The Minnesota Department of Health (MDH) recently issued a report highlighting findings and recommendations from the 2011 Minnesota Behavioral Risk Factor Surveillance System (BRFSS). This survey has been conducted in Minnesota since 1994. However, this was the first year that data was collected on “the effects of adverse childhood experiences (ACEs) on the lifelong health and well-being of adults in Minnesota.” The executive summary is available here. Key findings include:
An ACE is a traumatic experience that occurs before age 18. There are nine types of ACEs: physical abuse, sexual abuse, verbal abuse, mental illness of a household member, problematic drinking or alcoholism of a household member, illegal street or prescription drug use by a household member, divorce or separation of a parent, domestic violence towards a parent, and incarceration of a household member.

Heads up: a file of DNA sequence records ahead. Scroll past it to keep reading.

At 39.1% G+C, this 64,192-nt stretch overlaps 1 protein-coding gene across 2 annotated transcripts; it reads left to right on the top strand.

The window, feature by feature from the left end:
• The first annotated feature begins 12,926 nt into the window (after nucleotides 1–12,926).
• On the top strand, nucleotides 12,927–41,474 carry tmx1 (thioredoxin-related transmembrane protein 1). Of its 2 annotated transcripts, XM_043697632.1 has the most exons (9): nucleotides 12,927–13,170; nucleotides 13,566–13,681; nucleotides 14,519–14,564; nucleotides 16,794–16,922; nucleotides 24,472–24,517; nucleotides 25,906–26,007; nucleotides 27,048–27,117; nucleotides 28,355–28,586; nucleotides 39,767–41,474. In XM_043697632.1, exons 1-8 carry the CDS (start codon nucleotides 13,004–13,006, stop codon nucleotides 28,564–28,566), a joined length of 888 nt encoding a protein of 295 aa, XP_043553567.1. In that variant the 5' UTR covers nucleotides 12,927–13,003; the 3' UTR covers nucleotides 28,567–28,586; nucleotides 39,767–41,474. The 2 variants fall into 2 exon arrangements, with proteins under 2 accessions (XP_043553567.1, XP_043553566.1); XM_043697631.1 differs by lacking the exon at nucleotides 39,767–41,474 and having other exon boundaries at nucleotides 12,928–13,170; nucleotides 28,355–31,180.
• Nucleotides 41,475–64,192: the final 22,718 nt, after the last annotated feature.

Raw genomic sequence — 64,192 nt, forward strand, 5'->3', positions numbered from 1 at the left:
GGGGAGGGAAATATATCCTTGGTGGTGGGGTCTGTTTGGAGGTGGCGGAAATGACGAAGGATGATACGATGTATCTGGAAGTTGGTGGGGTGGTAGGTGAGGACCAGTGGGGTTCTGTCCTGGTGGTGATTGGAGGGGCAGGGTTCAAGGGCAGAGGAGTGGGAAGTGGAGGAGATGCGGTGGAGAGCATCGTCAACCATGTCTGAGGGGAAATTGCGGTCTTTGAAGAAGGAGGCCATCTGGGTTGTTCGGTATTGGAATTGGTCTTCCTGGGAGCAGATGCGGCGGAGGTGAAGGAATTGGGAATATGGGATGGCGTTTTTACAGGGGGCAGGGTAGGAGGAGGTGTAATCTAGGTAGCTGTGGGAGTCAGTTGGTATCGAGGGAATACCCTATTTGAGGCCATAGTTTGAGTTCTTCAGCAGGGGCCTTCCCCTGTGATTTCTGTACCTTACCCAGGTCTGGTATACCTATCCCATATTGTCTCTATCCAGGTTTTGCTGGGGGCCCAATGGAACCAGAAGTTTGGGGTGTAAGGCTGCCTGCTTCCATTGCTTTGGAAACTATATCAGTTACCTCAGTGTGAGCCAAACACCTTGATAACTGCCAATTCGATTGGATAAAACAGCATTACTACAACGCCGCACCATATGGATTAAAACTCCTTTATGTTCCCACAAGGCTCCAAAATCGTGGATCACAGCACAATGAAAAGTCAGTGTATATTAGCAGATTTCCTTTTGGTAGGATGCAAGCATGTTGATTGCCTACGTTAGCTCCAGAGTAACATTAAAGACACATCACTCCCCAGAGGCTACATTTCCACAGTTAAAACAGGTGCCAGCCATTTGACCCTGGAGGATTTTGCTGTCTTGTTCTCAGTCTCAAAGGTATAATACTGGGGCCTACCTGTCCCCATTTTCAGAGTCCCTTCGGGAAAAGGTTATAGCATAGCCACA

ACEs are common and increase one’s risk for health problems. More than half (55%) of the Minnesotans surveyed reported experiencing at least one ACE. An increase in the number of ACEs was associated with an increase in risk for health problems, especially anxiety, depression and smoking. Risk for chronic drinking increased for individuals who reported experiencing four or more ACEs.
Promoting resiliency and reducing ACEs may reduce many ACE-related health and social problems. According to Harvard University’s Center on the Developing Child, “Research shows that, even under stressful conditions, supportive, responsive relationships with caring adults as early in life as possible can prevent or reverse the damaging effects of toxic stress response.” MDH recommended several strategies, including increasing awareness and enhancing the capacity of communities to prevent and respond to ACEs.